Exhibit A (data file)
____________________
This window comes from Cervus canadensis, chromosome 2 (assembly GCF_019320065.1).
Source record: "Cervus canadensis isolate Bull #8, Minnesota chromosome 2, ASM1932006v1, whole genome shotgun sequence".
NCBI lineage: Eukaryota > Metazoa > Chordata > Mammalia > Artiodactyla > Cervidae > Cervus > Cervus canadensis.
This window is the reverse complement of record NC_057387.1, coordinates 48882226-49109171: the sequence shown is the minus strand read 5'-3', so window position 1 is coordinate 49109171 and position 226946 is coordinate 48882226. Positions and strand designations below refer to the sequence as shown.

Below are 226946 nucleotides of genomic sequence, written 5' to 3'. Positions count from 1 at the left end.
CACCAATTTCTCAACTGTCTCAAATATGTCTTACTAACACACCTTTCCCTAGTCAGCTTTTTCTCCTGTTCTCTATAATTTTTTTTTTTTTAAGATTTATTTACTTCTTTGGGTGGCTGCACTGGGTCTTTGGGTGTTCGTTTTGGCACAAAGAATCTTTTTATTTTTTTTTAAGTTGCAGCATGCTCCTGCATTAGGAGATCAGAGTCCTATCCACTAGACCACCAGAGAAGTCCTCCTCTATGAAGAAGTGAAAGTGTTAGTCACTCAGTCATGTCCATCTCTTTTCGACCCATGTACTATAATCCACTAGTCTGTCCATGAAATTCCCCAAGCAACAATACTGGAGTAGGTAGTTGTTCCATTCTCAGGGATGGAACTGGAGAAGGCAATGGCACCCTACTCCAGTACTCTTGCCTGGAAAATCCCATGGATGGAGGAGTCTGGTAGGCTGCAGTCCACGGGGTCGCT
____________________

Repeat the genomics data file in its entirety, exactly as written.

This window comes from Cervus canadensis, chromosome 2 (assembly GCF_019320065.1).
Source record: "Cervus canadensis isolate Bull #8, Minnesota chromosome 2, ASM1932006v1, whole genome shotgun sequence".
NCBI lineage: Eukaryota > Metazoa > Chordata > Mammalia > Artiodactyla > Cervidae > Cervus > Cervus canadensis.
This window is the reverse complement of record NC_057387.1, coordinates 48882226-49109171: the sequence shown is the minus strand read 5'-3', so window position 1 is coordinate 49109171 and position 226946 is coordinate 48882226. Positions and strand designations below refer to the sequence as shown.

Below are 226946 nucleotides of genomic sequence, written 5' to 3'. Positions count from 1 at the left end.
CACCAATTTCTCAACTGTCTCAAATATGTCTTACTAACACACCTTTCCCTAGTCAGCTTTTTCTCCTGTTCTCTATAATTTTTTTTTTTTTAAGATTTATTTACTTCTTTGGGTGGCTGCACTGGGTCTTTGGGTGTTCGTTTTGGCACAAAGAATCTTTTTATTTTTTTTTAAGTTGCAGCATGCTCCTGCATTAGGAGATCAGAGTCCTATCCACTAGACCACCAGAGAAGTCCTCCTCTATGAAGAAGTGAAAGTGTTAGTCACTCAGTCATGTCCATCTCTTTTCGACCCATGTACTATAATCCACTAGTCTGTCCATGAAATTCCCCAAGCAACAATACTGGAGTAGGTAGTTGTTCCATTCTCAGGGATGGAACTGGAGAAGGCAATGGCACCCTACTCCAGTACTCTTGCCTGGAAAATCCCATGGATGGAGGAGTCTGGTAGGCTGCAGTCCACGGGGTCGCT